→J. Patrice McSherry, Predatory States: Operation Condor and Covert War in Latin America (New York: Rowman & Littlefield, 2005). Argentina also was by the 1980s providing security assistance and training to Central American forces engaged in civil wars.9Athens, OH: Ohio University Press, 1997More Info → These regional networks of military and intelligence cooperation dovetailed with emergent anticommunist far-right organizations, which would burst into the headlines by the late 1980s due to the Iran-Contra Affair.
The termination of public safety assistance caused US security aid to take on new guises, most notably narcotics control. The number of police and paramilitaries trained during the 12 years of USAID’s public safety program was matched and then surpassed in the first 12 years of the Drug Enforcement Administration’s existence, after 1973. In the 1980s, overseas police assistance resumed, managed by the Department of Justice. With the defeat and dissolution of many urban guerrillas, priority shifted to narcotics control as the new cover for the suppression of rural insurgency.10Kent, OH: The Kent State University Press, 2011More Info →
The War on Drugs and US decline
With military dictators ruling many countries in the hemisphere, security forces became even more unleashed. But at the same time, the global economy was shifting. Key to the transformation was the glut of petrodollars that grew with rising oil prices, coinciding with the end of the Bretton Woods system of currency controls. That money sought profitable outlets, and one was as loans to Latin American countries. The foundation was set for the hemispheric wave of debt crises beginning in 1982.“Democratic regimes, rather than military autocracies, would be afforded up-to-date security capabilities.”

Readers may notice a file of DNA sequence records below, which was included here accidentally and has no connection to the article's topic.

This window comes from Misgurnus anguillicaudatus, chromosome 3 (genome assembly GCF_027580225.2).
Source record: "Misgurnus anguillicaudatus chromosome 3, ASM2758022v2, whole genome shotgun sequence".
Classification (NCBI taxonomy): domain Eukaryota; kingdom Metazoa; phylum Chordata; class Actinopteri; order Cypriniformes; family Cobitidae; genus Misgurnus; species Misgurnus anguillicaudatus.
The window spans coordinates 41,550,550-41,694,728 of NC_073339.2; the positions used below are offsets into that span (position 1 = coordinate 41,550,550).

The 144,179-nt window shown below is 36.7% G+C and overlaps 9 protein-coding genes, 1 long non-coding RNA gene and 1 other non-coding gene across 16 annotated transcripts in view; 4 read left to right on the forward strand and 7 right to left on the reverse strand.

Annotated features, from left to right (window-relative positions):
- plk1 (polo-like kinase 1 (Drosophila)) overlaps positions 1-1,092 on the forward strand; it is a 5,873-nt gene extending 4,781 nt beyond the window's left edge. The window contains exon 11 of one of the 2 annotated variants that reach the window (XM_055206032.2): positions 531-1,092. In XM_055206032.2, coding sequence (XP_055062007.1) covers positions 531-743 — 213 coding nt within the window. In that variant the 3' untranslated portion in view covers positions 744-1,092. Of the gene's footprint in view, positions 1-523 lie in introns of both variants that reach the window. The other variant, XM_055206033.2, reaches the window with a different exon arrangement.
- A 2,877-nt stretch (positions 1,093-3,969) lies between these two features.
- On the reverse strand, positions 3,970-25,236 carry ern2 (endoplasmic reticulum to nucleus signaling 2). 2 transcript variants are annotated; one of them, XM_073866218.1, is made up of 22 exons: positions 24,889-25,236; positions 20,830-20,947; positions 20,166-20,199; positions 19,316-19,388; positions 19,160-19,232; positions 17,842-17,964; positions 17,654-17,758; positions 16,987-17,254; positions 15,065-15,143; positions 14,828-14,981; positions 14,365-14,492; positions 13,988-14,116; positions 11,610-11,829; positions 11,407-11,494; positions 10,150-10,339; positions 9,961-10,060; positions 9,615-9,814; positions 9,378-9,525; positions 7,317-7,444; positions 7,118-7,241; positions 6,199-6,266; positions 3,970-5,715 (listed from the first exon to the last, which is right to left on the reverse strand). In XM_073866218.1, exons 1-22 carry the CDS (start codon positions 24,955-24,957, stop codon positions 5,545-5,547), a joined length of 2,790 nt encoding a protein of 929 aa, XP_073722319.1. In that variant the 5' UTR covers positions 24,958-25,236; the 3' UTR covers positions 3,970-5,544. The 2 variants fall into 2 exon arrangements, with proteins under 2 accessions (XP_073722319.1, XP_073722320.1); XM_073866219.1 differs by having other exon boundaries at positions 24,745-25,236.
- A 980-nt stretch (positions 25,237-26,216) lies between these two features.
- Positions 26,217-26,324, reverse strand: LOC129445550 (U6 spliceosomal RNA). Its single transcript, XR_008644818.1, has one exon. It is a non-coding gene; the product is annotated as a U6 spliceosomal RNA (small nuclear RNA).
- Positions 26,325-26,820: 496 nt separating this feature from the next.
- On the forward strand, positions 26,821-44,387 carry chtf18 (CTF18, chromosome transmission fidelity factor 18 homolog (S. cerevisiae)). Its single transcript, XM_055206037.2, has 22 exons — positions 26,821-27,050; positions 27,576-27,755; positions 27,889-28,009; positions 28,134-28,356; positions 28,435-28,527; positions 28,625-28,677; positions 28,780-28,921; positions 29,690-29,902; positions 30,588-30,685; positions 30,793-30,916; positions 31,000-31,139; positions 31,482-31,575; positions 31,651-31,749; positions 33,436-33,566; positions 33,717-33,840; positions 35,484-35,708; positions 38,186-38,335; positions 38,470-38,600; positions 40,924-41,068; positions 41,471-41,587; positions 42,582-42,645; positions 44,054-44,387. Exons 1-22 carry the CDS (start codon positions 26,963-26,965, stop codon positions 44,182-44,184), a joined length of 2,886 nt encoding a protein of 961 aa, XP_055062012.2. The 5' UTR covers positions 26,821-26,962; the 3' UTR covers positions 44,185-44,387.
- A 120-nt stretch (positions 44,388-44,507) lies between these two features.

In the 1980s, militaries across the hemisphere engaged in brutal campaigns against peasants, including many indigenous groups. After its curtailment in the 1970s, US security assistance ballooned in the 1980s. Scholars and investigative journalists have documented the degree of US awareness and even encouragement of abuses. In addition, the United States returned to the oldest form of intervention in the 1980s and 1990s, abrogating the sovereignty of Grenada, Haiti, and Panama by military invasion. All the while, arm’s length security assistance continued across the hemisphere, as did US-funded promotion of putatively democracy opposition to left-leaning governments.11New York: Cambridge University Press, 1996More Info → Democratic regimes, rather than military autocracies, would be afforded up-to-date security capabilities. Beginning in the late 1990s, new legal restrictions from Congress attempted to limit assistance to gross violators of human rights, but exceptions still abound.